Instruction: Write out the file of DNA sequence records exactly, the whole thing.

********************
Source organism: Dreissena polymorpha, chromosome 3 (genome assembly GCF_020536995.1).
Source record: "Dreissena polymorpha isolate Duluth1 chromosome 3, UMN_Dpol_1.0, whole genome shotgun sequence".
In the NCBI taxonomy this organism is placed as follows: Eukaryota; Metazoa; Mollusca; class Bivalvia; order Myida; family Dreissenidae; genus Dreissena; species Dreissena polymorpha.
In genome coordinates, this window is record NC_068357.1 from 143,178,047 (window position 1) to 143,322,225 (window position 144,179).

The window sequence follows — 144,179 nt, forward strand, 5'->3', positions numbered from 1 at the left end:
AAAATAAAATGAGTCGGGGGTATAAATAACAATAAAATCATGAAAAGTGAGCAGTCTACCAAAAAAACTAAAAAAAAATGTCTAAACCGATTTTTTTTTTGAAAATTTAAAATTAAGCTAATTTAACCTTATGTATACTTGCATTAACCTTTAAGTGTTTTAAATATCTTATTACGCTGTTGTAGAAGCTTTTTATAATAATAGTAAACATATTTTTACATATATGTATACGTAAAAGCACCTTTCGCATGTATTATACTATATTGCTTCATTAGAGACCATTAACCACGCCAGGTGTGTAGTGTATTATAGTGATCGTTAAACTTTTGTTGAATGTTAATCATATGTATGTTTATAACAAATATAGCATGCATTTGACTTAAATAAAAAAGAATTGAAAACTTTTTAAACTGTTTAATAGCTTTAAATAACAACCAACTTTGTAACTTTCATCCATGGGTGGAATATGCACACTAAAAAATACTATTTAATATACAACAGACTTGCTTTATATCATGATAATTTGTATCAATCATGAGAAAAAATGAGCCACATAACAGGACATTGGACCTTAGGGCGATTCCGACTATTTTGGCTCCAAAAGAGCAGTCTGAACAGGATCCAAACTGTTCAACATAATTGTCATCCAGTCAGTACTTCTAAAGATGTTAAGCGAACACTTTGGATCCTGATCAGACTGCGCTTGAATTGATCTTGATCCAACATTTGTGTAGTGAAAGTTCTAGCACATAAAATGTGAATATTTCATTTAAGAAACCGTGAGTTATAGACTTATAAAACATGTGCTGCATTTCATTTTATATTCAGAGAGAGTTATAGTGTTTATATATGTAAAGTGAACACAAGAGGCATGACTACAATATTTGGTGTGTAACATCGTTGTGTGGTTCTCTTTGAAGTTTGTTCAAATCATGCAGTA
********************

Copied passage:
Source organism: Dreissena polymorpha, chromosome 3 (genome assembly GCF_020536995.1).
Source record: "Dreissena polymorpha isolate Duluth1 chromosome 3, UMN_Dpol_1.0, whole genome shotgun sequence".
In the NCBI taxonomy this organism is placed as follows: Eukaryota; Metazoa; Mollusca; class Bivalvia; order Myida; family Dreissenidae; genus Dreissena; species Dreissena polymorpha.
In genome coordinates, this window is record NC_068357.1 from 143,178,047 (window position 1) to 143,322,225 (window position 144,179).

The window sequence follows — 144,179 nt, forward strand, 5'->3', positions numbered from 1 at the left end:
AAAATAAAATGAGTCGGGGGTATAAATAACAATAAAATCATGAAAAGTGAGCAGTCTACCAAAAAAACTAAAAAAAAATGTCTAAACCGATTTTTTTTTTGAAAATTTAAAATTAAGCTAATTTAACCTTATGTATACTTGCATTAACCTTTAAGTGTTTTAAATATCTTATTACGCTGTTGTAGAAGCTTTTTATAATAATAGTAAACATATTTTTACATATATGTATACGTAAAAGCACCTTTCGCATGTATTATACTATATTGCTTCATTAGAGACCATTAACCACGCCAGGTGTGTAGTGTATTATAGTGATCGTTAAACTTTTGTTGAATGTTAATCATATGTATGTTTATAACAAATATAGCATGCATTTGACTTAAATAAAAAAGAATTGAAAACTTTTTAAACTGTTTAATAGCTTTAAATAACAACCAACTTTGTAACTTTCATCCATGGGTGGAATATGCACACTAAAAAATACTATTTAATATACAACAGACTTGCTTTATATCATGATAATTTGTATCAATCATGAGAAAAAATGAGCCACATAACAGGACATTGGACCTTAGGGCGATTCCGACTATTTTGGCTCCAAAAGAGCAGTCTGAACAGGATCCAAACTGTTCAACATAATTGTCATCCAGTCAGTACTTCTAAAGATGTTAAGCGAACACTTTGGATCCTGATCAGACTGCGCTTGAATTGATCTTGATCCAACATTTGTGTAGTGAAAGTTCTAGCACATAAAATGTGAATATTTCATTTAAGAAACCGTGAGTTATAGACTTATAAAACATGTGCTGCATTTCATTTTATATTCAGAGAGAGTTATAGTGTTTATATATGTAAAGTGAACACAAGAGGCATGACTACAATATTTGGTGTGTAACATCGTTGTGTGGTTCTCTTTGAAGTTTGTTCAAATCATGCAGTA